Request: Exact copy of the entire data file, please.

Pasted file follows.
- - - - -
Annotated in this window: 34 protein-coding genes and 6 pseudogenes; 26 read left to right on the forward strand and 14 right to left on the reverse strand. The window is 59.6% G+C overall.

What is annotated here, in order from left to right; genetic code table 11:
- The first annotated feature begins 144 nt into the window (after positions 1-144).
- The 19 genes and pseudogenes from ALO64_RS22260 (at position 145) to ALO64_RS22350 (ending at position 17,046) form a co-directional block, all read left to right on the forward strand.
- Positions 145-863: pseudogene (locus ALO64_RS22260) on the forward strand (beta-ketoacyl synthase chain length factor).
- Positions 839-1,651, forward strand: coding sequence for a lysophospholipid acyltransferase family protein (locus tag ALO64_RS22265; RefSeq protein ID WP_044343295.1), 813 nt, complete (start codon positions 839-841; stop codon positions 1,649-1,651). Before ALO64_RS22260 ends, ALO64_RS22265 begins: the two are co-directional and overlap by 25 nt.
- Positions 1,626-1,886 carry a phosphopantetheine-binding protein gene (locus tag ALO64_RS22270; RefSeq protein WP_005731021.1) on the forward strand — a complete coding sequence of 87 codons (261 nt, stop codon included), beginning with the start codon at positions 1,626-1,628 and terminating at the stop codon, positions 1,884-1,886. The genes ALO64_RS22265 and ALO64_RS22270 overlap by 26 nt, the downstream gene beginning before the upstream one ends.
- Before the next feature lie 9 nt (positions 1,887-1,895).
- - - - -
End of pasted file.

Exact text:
Annotated in this window: 34 protein-coding genes and 6 pseudogenes; 26 read left to right on the forward strand and 14 right to left on the reverse strand. The window is 59.6% G+C overall.

What is annotated here, in order from left to right; genetic code table 11:
- The first annotated feature begins 144 nt into the window (after positions 1-144).
- The 19 genes and pseudogenes from ALO64_RS22260 (at position 145) to ALO64_RS22350 (ending at position 17,046) form a co-directional block, all read left to right on the forward strand.
- Positions 145-863: pseudogene (locus ALO64_RS22260) on the forward strand (beta-ketoacyl synthase chain length factor).
- Positions 839-1,651, forward strand: coding sequence for a lysophospholipid acyltransferase family protein (locus tag ALO64_RS22265; RefSeq protein ID WP_044343295.1), 813 nt, complete (start codon positions 839-841; stop codon positions 1,649-1,651). Before ALO64_RS22260 ends, ALO64_RS22265 begins: the two are co-directional and overlap by 25 nt.
- Positions 1,626-1,886 carry a phosphopantetheine-binding protein gene (locus tag ALO64_RS22270; RefSeq protein WP_005731021.1) on the forward strand — a complete coding sequence of 87 codons (261 nt, stop codon included), beginning with the start codon at positions 1,626-1,628 and terminating at the stop codon, positions 1,884-1,886. The genes ALO64_RS22265 and ALO64_RS22270 overlap by 26 nt, the downstream gene beginning before the upstream one ends.
- Before the next feature lie 9 nt (positions 1,887-1,895).